So my weekend did not start off super thrifty... $70 on ASOS.com. Dude, they were having a mega sale of 70% off and I couldn't resist. I get brownie points for waiting a couple months for a sale right? Yay, new dresses! $8 I had to work on Saturday and because I was feeling grumpy about it, I bought a chicken shwarma on my lunch break. $50 on sushi dinner with boyfriend. I treated. I am an awesome girlfriend. $3 Bought garlic and green onions and soy sauce for tomorrow morning's fried rice :) $28 Bought bike lights (very much needed for safety!) and fixed brake pads. $15 Went to a bar and bought whiskey sours and a bloody mary with a friend. It turns out the bar is owned by an ex-coworker and he treated us to a round. Good things do happen for those who drink! TOTAL: $174 I feel bad about my online shopping habits, but I refrained from spending too much on Sunday...and I didn't use my credit card. I don't get paid until the week after next, so I suspect that my spending habits will decrease by next weekend. *crossing fingers*
@Cavendish Thanks for this post. I totally agree with you. It is a problem that I wish I had as well. I came from a single parent household and asking for any money would be a burden on my mother...which is probably why I had a slew of shit jobs immediately after I turned 16. But at least she's not taking care of her grown daughter.
I am actually disappointed with this article. I know that this piece of writing was meant to be a very honest story about the unfettering love from her parents, but at one point in a person's life they need to grow up. You can actually refuse Mommy and Daddy's help, knowing that they need to concentrate on their own well-being. In fact, parents of older children are not adequately saving up money for their own retirement funds because they are selflessly giving money to their own children. Being a starry-eyed theater major is fine, but you can’t be starry-eyed about the magical parental money tree. Being independent is not just about helping yourself grow as an adult, but it’s also helping your family. I must say, it is a bit admirable that the writer has admitted all of this, because there are some kids out there that actually expect this kind of treatment and think nothing of it. My advice to someone who would like to pay their parents back is to simply move out, get a job that pays your bills and try not complain about it. Parents deserve their golden years.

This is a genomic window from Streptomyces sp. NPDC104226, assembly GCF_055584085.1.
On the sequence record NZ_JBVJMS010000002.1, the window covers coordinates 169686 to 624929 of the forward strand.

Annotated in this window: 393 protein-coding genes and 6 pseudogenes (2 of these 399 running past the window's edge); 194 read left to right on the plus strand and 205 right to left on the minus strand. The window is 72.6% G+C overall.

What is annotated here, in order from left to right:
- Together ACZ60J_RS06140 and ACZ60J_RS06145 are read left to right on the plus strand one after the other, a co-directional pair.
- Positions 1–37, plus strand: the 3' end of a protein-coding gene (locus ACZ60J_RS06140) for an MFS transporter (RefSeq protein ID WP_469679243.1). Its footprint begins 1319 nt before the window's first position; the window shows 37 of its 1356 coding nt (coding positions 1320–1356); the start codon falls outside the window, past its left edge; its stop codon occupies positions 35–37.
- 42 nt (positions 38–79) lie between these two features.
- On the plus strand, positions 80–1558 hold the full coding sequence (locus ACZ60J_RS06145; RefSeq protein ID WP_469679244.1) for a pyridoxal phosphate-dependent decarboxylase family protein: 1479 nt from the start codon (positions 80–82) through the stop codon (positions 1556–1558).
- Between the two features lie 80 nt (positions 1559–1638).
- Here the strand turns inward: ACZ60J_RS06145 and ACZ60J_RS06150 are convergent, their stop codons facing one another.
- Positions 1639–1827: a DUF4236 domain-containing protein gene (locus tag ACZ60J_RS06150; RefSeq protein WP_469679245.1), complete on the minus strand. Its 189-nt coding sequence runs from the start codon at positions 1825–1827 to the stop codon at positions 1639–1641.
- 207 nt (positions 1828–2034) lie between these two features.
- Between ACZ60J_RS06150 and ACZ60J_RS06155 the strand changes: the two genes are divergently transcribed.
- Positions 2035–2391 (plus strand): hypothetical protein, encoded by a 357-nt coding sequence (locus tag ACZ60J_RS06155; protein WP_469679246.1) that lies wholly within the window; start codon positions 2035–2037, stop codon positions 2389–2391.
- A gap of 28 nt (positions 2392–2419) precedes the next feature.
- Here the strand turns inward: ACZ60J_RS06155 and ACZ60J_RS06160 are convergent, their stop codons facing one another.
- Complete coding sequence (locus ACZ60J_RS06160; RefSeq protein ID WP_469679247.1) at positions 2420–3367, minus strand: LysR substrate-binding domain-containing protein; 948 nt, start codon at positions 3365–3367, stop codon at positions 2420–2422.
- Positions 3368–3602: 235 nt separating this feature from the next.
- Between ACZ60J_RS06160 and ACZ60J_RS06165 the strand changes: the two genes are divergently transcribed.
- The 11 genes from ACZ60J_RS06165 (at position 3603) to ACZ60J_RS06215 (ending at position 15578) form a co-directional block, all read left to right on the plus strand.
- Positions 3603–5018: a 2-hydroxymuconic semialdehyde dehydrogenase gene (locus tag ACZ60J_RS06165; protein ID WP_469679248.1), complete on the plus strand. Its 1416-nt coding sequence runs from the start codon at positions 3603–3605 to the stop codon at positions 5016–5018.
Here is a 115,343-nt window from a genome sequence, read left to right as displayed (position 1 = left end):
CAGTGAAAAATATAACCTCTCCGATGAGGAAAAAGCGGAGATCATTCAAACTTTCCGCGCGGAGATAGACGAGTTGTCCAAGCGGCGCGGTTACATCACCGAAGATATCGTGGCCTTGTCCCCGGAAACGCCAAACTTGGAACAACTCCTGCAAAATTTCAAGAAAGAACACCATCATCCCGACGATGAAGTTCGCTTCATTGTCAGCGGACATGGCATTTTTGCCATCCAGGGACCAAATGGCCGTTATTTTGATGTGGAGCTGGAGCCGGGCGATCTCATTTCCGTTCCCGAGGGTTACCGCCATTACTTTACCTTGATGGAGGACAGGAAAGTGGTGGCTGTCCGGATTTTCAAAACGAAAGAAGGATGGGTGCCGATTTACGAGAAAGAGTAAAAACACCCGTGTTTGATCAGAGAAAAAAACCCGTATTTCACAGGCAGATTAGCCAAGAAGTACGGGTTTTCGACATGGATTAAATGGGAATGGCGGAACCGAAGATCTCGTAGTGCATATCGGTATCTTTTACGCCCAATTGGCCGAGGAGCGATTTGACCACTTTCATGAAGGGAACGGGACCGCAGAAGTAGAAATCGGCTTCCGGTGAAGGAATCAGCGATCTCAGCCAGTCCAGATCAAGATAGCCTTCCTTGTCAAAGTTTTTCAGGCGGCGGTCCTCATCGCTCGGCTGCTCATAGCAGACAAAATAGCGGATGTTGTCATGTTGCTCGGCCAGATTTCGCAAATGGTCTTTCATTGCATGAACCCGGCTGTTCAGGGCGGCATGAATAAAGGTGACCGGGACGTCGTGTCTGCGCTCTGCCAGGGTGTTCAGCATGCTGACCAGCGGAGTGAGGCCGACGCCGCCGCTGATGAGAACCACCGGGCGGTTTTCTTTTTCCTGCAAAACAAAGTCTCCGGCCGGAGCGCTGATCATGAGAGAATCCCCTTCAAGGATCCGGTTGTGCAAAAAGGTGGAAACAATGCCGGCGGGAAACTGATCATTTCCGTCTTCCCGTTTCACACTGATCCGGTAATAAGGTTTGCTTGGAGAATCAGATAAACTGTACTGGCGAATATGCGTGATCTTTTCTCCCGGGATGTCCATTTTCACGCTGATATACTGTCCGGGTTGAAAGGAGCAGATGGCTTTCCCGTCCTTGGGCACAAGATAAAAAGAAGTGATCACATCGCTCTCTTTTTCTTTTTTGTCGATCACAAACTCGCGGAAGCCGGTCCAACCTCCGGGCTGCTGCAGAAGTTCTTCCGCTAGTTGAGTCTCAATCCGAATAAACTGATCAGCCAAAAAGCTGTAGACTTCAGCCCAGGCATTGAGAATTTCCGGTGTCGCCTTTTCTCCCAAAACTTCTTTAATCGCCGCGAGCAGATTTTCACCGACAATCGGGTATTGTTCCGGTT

I had a friend get hit by a moving car. He was running to a BART station during a green light and the driver smacked him straight on. He suffered some heavy bruises and a fair amount of pain. The sad thing is, is that he knew that he was uninsured and he might be liable for his injuries (running during traffic's right of way) so he managed to call a cab to his apartment. Rather than get proper medical attention from a clinic or hospital, he phoned his girlfriend to run and get a handful of bandages and pain pills from the local drug store. He estimated that he saved himself from a crazy medical bill that leave him more destitute than he already was. It's pretty sad that this is a 'smart' option to being in medical debt.